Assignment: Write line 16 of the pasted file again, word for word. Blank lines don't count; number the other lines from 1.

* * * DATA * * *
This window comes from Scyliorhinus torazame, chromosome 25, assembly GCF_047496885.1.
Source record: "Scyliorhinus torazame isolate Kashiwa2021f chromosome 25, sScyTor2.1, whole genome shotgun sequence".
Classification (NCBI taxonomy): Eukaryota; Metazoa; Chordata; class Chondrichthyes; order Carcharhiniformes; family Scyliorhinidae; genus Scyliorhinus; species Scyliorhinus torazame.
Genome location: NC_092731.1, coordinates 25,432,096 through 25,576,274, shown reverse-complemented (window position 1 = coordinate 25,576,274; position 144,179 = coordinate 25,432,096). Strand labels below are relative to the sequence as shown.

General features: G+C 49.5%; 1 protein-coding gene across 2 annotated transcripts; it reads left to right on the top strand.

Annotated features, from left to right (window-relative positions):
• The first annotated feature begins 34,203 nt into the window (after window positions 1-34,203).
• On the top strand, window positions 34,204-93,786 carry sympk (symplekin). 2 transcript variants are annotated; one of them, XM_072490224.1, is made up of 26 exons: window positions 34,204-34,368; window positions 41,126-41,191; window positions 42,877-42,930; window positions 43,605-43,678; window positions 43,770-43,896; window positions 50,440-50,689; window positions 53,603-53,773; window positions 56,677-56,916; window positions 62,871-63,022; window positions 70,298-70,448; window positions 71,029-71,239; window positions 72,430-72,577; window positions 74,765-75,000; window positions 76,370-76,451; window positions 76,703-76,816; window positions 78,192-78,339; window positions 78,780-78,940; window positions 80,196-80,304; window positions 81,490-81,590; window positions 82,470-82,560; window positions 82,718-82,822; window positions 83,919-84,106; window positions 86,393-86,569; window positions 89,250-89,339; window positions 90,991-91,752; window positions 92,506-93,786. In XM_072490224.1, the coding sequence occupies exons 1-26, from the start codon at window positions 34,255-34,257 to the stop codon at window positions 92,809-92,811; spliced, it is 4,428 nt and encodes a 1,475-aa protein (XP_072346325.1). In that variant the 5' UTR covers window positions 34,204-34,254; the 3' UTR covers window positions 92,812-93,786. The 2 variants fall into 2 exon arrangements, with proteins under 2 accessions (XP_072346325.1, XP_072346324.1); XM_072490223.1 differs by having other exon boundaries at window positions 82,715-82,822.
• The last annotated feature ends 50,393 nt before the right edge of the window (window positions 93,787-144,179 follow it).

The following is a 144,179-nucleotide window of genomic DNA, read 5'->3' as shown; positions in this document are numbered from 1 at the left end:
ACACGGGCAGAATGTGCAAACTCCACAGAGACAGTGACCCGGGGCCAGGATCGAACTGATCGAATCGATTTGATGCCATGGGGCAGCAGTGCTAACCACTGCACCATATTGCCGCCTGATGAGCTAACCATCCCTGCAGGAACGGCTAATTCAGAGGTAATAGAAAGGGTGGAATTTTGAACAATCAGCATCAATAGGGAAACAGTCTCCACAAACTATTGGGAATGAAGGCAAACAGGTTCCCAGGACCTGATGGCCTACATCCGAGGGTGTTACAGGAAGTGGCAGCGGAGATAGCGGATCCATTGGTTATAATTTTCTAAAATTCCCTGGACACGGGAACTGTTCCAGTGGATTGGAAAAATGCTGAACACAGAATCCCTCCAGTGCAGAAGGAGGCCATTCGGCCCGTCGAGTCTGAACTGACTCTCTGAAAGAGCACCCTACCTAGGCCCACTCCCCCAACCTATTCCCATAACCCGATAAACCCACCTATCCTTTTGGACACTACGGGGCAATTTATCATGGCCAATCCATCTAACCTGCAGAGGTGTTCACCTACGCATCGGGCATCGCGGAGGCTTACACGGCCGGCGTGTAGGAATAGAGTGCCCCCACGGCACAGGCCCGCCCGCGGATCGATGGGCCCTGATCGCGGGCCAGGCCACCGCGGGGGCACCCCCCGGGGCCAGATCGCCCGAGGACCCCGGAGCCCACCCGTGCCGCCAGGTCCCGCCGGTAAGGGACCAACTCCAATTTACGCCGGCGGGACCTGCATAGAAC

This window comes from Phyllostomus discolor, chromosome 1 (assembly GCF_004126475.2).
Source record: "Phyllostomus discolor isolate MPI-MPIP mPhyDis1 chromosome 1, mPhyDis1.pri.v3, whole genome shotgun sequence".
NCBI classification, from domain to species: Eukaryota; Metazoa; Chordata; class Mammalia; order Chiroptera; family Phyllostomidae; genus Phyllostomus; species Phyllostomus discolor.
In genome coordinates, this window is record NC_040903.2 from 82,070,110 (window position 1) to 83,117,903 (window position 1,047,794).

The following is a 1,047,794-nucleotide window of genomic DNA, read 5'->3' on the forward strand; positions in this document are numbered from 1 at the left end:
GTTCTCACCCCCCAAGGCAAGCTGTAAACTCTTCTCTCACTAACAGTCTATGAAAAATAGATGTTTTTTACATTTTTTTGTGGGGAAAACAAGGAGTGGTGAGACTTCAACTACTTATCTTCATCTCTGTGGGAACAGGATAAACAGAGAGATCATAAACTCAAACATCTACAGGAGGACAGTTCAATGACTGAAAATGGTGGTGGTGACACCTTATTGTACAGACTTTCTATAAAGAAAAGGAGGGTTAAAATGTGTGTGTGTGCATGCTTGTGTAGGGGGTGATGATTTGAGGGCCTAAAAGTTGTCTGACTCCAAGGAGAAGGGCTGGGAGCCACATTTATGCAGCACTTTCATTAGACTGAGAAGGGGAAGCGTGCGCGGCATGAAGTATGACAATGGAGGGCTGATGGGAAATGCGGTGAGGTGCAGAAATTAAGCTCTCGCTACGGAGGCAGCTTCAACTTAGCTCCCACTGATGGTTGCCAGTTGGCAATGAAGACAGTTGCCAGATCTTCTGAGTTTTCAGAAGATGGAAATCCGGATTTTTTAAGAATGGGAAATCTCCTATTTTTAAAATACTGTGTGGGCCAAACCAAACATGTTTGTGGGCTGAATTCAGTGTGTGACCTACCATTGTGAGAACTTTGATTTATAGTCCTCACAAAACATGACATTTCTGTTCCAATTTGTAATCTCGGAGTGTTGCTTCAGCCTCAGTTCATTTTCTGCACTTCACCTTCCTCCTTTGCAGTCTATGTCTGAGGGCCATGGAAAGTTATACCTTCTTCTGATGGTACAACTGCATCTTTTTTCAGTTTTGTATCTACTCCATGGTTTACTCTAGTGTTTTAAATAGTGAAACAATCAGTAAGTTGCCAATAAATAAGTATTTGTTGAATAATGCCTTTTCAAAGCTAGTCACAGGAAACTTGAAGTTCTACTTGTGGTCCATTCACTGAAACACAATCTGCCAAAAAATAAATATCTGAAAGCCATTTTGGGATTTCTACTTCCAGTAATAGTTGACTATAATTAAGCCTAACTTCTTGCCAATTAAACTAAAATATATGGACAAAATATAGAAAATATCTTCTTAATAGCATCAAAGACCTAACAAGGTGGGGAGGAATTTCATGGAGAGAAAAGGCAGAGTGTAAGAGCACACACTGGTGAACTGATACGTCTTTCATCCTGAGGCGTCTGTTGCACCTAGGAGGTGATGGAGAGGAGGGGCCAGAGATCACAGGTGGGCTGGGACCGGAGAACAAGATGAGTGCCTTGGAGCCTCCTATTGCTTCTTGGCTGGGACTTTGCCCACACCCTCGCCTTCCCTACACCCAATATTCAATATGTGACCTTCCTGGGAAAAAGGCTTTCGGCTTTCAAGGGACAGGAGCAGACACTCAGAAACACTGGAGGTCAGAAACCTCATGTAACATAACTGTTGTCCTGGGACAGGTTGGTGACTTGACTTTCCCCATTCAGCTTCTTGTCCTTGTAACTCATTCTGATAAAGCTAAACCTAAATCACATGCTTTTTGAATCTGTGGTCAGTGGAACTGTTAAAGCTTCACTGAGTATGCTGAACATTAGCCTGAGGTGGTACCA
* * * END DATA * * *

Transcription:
The following is a 1,047,794-nucleotide window of genomic DNA, read 5'->3' on the forward strand; positions in this document are numbered from 1 at the left end: